Answer: If you were to look at a concrete floor under a microscope, you would see what looks like an endless range of plateaus and valleys. The number and depth of these plateaus and valleys is directly proportional to the finish of the concrete. A smooth finish has fewer of them while a rough finish looks like the Grand Canyon. When sealer is applied, it fills the valleys, but you may need to apply more than one coat depending on the finish of the floor. Typically when we see a floor that has blotchy areas of gloss, this means that some areas do not have sufficient sealer to fill the valleys. Applying additional light coats of sealer usually resolves this issue. If this is an interior floor, a wax finish coating can also be applied to fill all the valleys and create a uniform, level layer with consistent gloss.

Sealed surface is hazy white and blotchy

Question: On a project in Florida in mid-September, I applied a microtoppping on a Monday, acid stained the next day, and then neutralized and cleaned the stained surface the following morning. After letting the floor dry in 95 F heat for 2 ½ hours, I applied the sealer as directed. The sealer never became clear, and the entire sealed surface is hazy, white, and blotchy. What went wrong?

Answer: This is a common problem, more often found with water-based sealers. There is always a trigger mechanism for sealers becoming cloudy or white, and we need to timeline your project to find what it is.

You allowed approximately 24 hours of cure time for the overlay, which is standard and acceptable. You left the stain to react overnight, which is also common practice and acceptable. The problem lies in the short 2 ½ hours of dry time after you neutralized and cleaned the stained surface. Even with the high air temperature, the humidity was not taken into consideration. Most sealers need 12 to 24 hours of dry time before application, especially when a large amount of water is used in the cleaning process. So in this case, moisture was trapped under the sealer, causing the white, blotchy haze.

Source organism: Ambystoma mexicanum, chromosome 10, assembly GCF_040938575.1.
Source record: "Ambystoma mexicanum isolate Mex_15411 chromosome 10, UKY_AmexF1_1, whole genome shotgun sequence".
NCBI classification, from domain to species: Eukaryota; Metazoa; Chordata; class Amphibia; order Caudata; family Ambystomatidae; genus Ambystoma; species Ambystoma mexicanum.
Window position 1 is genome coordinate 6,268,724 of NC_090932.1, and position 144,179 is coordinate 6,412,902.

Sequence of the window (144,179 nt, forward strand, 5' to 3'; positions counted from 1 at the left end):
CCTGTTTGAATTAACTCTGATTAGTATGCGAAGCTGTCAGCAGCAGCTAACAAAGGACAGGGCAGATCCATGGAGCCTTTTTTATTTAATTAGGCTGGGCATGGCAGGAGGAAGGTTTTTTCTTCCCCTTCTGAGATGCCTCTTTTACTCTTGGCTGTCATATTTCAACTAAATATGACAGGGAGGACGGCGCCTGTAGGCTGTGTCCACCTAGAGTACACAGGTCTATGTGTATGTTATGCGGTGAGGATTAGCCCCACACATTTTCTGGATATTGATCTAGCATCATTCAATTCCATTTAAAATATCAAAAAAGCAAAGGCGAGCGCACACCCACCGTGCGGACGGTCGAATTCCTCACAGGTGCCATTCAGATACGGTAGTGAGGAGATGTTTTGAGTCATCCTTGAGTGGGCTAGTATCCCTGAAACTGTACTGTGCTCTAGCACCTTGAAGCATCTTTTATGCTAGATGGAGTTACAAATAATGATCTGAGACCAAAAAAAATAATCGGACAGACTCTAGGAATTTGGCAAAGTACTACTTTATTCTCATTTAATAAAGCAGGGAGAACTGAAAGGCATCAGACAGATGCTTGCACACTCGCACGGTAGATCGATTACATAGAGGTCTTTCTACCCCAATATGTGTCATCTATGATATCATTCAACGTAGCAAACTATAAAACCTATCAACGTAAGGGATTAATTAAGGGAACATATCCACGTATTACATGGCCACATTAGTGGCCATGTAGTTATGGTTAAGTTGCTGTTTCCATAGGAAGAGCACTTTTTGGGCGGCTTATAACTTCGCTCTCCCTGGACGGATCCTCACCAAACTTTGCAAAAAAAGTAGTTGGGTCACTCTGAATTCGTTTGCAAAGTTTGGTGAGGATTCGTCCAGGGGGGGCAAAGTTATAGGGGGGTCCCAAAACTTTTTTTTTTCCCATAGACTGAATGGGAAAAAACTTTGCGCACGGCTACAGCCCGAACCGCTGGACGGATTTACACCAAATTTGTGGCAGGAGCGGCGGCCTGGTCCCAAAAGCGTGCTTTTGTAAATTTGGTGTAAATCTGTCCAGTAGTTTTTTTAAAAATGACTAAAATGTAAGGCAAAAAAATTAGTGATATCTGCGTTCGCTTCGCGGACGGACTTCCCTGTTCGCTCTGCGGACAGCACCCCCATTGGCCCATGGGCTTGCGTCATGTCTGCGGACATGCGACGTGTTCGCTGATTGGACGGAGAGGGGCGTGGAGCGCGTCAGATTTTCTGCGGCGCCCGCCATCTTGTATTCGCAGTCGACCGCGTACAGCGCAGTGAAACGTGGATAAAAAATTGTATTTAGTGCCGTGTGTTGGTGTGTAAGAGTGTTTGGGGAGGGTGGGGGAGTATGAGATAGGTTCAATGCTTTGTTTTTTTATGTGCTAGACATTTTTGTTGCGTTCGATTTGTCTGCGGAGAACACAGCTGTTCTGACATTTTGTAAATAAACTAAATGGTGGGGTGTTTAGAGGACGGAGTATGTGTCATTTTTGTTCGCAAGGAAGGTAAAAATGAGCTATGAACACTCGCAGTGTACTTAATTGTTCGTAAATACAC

Depending on the type of water-based sealer you used, a thin application of solvent might loosen the sealer enough to allow the moisture to escape. Otherwise, you will need to strip the sealer, clean the surface and allow it to fully dry, and then reseal.

Four key factors to always be aware of when sealing are moisture, temperature, cleanliness, and application method. Also, read the label, because in this case it clearly stated minimum dry times of 12 to 24 hours before application. More information on sealing stained concrete is available in Bob Harris' Guide to Stained Interior Concrete Floors, as well as from most reputable stain and sealer manufacturers.

Correcting uneven gloss on a sealed floor

Question: I applied two thin coats of a high-gloss sealer to a stained concrete floor, following the manufacturer's instructions, but some areas of the floor look dull instead of shiny. What went wrong, and how do I fix the problem to achieve a uniform shine?

Answer: It's not uncommon for an uneven gloss to occur after two thin coats of sealer have been applied to a stained floor. The cause is different levels of porosity in the concrete surface. In some areas, the concrete is more porous and most or all of the sealer was absorbed into the substrate. These areas look dull because very little sealer remains on the surface to reflect light and produce gloss. In other areas, the sealer has saturated the surface of the concrete while leaving the desired film on the surface. This film is the protective barrier and reflects light to produce the level of gloss you want.

To eliminate the dull spots and produce a nice, uniform gloss, apply an additional coat of sealer followed by two or three coats of a floor wax or finish. These finish coatings are low cost, go down very thinly and are easy to maintain. They can be applied with a micro-fiber mop, and they dry in a matter of minutes. See this video on using sacrificial waxes for concrete floors.

Sealers perform differently, why?

Question: On a recent stained concrete project, some areas of the floor were sealed with a two-part polyurethane sealer, while other areas of the same floor where sealed with a solvent-based acrylic sealer. Why did the two-part polyurethane peel off, while the one-part solvent-based acrylic is still down and performing great? The surface has a hard-troweled machine finish, and no additional surface prep was completed prior to staining or sealing.